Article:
The Pacific Northwest has been hit hard by market downturns, driving lawmakers in Washington state to order an examination of how the state can fortify regional end markets and processing capacity. That research is now public.
Washington state has robust recycling collection infrastructure, which has developed over the past 30 years in part through legislation requiring recycling service.
But being located on the West Coast, many of Washington’s recycling programs relied on overseas markets, according to a new report titled “Developing Secondary Markets for Recycled Materials in the Pacific Northwest.”
That reliance meant significant disruption when China cut back on recovered material imports in 2018.
“While some recyclers have found markets in other Southeast Asian countries, this does not offer a long-term solution, since these countries are also beginning to increase restrictions of scrap imports,” the report notes. “With a large amount of collected material from its recycling programs, Washington State faces an issue of how to divert this waste from the landfill to appropriate markets.”
The report, completed by researchers at the University of Washington, was spurred by recent action at the legislative level.
Washington state lawmakers in April approved a bill creating a “recycling development center” focused exclusively on improving materials recovery efforts in the state. The center will provide research and development, marketing, and policy analysis to build up recycling markets and processing capacity. The report is a first step toward that goal.
“This law’s passage comes at a time when recyclers increasingly struggle to find markets for recycled materials in the face of rising contamination standards, volatile international markets and dwindling local buyers,” according to the report.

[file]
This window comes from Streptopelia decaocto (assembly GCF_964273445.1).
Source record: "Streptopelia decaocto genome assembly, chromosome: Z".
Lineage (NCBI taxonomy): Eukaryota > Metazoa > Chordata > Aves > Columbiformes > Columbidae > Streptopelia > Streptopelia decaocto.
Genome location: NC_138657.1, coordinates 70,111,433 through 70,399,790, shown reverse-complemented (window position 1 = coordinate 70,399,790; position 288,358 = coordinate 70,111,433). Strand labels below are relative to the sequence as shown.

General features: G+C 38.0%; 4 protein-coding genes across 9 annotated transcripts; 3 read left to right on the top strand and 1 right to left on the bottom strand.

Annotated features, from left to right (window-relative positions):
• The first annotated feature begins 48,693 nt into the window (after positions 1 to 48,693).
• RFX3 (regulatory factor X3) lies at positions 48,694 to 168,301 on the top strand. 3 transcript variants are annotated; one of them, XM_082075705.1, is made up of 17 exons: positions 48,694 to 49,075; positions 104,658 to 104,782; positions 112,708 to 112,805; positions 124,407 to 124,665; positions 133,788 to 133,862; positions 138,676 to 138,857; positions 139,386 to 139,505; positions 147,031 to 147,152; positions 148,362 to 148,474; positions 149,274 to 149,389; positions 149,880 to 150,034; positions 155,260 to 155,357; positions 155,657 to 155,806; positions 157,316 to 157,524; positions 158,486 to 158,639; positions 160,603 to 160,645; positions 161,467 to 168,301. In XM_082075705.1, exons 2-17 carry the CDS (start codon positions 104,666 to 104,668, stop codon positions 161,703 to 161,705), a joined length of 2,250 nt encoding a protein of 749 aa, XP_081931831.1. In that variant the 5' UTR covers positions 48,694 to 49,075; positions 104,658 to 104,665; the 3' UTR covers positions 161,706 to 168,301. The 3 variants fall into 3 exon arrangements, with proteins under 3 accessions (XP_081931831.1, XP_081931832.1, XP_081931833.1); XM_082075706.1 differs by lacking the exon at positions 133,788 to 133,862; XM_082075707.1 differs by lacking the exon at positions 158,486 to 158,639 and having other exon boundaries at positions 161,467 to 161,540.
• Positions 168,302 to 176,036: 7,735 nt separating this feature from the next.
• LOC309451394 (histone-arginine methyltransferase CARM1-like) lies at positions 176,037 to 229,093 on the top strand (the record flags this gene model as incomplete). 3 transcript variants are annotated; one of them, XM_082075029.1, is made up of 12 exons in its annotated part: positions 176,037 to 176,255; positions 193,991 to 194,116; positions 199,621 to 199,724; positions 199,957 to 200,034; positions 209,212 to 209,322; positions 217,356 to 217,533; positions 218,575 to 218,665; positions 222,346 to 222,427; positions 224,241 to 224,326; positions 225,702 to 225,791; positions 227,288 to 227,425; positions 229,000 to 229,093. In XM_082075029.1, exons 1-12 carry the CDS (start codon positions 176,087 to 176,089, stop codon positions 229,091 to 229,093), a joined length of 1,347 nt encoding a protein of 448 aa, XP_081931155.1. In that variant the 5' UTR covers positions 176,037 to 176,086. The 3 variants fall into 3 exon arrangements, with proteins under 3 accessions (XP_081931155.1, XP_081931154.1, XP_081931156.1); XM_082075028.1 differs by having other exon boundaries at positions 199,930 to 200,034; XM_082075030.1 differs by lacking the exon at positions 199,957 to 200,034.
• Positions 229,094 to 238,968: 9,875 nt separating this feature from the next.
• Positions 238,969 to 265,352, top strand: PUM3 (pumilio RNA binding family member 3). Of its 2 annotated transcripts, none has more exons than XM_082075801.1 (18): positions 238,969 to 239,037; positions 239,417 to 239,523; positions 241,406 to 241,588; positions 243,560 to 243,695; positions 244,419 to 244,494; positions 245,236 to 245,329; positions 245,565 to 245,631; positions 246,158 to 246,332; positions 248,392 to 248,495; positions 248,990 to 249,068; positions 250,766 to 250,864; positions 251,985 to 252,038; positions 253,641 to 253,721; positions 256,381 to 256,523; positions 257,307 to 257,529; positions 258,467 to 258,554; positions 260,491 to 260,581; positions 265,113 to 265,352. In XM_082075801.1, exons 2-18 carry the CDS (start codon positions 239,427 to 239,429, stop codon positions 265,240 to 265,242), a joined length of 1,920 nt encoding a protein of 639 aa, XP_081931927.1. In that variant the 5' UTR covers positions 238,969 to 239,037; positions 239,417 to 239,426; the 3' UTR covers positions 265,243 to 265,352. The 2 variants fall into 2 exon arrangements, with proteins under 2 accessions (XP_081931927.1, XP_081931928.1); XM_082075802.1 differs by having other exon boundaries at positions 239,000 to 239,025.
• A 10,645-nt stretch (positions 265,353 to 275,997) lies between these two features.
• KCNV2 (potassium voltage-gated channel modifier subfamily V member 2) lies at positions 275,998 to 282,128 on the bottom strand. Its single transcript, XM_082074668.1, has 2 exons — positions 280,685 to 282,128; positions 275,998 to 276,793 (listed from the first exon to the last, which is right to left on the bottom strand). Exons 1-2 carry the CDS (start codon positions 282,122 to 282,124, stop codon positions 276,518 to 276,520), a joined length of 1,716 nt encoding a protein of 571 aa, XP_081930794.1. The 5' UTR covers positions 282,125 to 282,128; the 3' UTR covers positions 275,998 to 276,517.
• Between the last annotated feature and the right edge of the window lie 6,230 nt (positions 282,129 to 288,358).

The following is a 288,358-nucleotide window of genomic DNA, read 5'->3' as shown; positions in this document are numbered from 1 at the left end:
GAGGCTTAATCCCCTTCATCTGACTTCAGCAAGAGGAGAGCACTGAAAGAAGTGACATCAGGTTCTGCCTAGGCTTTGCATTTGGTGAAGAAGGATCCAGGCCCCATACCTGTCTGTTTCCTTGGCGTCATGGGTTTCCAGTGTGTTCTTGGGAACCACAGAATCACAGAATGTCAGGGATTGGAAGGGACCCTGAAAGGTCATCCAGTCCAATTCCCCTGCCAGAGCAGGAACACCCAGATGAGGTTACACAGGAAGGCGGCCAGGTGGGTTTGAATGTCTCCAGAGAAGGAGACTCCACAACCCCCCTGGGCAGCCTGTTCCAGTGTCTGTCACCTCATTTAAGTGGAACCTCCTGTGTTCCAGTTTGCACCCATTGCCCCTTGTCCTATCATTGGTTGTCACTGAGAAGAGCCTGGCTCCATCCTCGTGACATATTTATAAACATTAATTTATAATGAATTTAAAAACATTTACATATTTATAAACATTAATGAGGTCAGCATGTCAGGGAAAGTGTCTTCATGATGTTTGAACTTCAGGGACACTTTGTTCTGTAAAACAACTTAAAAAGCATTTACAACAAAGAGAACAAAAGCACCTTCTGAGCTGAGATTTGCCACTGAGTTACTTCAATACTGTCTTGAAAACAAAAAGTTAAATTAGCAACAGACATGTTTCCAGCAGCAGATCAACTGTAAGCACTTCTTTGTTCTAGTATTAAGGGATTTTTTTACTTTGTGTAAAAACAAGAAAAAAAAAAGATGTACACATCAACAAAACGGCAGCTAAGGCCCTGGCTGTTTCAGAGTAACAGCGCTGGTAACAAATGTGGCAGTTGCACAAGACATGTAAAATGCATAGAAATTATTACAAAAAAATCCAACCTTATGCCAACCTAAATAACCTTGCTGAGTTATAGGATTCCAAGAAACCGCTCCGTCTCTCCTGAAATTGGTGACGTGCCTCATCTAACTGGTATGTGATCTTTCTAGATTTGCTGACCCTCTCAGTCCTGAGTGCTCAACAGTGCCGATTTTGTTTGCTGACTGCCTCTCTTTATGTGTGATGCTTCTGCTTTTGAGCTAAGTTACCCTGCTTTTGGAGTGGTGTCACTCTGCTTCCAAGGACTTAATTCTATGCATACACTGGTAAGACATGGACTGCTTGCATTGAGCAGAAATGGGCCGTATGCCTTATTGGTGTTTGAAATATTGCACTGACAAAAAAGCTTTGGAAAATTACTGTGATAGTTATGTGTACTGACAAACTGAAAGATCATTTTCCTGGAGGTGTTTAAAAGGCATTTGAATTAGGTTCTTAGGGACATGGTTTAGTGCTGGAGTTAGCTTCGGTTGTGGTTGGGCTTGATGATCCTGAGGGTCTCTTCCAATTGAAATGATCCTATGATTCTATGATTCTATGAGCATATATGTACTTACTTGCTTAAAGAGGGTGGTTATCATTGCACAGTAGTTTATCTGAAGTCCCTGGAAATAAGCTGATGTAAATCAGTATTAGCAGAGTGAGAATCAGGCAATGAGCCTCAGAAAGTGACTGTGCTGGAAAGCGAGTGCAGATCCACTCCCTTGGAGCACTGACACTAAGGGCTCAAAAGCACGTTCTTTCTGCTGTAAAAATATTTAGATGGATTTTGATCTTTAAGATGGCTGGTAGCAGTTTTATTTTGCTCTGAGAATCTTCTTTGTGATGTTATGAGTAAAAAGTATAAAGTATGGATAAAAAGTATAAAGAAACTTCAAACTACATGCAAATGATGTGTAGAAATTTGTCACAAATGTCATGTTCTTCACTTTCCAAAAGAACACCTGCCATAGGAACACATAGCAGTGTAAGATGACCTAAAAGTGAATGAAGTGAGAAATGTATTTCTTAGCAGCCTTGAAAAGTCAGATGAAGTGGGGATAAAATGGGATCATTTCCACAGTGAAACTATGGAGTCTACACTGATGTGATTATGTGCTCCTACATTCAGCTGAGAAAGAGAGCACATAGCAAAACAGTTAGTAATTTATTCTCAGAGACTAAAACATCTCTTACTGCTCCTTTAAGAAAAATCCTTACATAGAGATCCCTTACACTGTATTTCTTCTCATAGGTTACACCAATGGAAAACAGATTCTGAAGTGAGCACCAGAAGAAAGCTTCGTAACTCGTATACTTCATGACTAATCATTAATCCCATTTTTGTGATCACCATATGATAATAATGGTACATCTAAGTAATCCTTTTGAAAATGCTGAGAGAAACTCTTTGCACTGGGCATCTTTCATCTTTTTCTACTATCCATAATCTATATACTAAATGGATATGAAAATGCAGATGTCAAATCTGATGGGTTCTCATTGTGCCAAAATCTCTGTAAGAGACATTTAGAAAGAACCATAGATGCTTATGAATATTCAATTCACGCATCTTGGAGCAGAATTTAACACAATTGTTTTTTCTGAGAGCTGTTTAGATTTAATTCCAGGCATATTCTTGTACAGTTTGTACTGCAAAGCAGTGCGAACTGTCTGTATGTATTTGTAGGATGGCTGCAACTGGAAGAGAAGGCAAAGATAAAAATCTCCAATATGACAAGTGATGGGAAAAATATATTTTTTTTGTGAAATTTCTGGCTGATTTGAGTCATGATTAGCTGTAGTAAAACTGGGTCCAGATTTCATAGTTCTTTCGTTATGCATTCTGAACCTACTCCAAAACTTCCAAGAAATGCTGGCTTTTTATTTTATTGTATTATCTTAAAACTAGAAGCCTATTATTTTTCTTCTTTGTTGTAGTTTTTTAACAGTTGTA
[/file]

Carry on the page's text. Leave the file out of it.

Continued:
Recommends plastics recycling facility
To grow recycling markets in the state, the authors advise state decision-makers to explore development of a plastics recovery facility (PRF); develop a regional partnership with Oregon and British Columbia as possible partners; create an “accelerator” program providing business support to market-development projects, examine ways to increase the state’s attractiveness for manufacturers that incorporate recycled feedstock, and create a database for manufacturers and one for material processors to connect with each other.
A PRF would take in bales of mixed plastics from MRFs and further separate the resins using optical scanning equipment, according to the report.
“Depending on the facility, sorted polymers can be processed into bales or converted into flakes, pellets, preforms, extruded sheets or other secondary products,” the report states.
A secondary plastics sorting facility in the Northwest was previously proposed by Portland, Ore.-based Denton Plastics. The concept has been employed elsewhere in the country, although a high-profile PRF in Maryland closed permanently after experiencing financial and operational struggles.
The report also suggests outreach strategies focused on aspects of recycling. For instance, the state could engage in a “buy recycled” marketing campaign aimed at residents as well as government procurement offices. The state could also put on a “manufacture with recycled materials” campaign aiming to increase recycled feedstock use among producers in the state.
The recycling development center must report to the state legislators and governor about the project’s progress by June 2020. At that time, the center must also finalize and submit its workplan for the following fiscal year.
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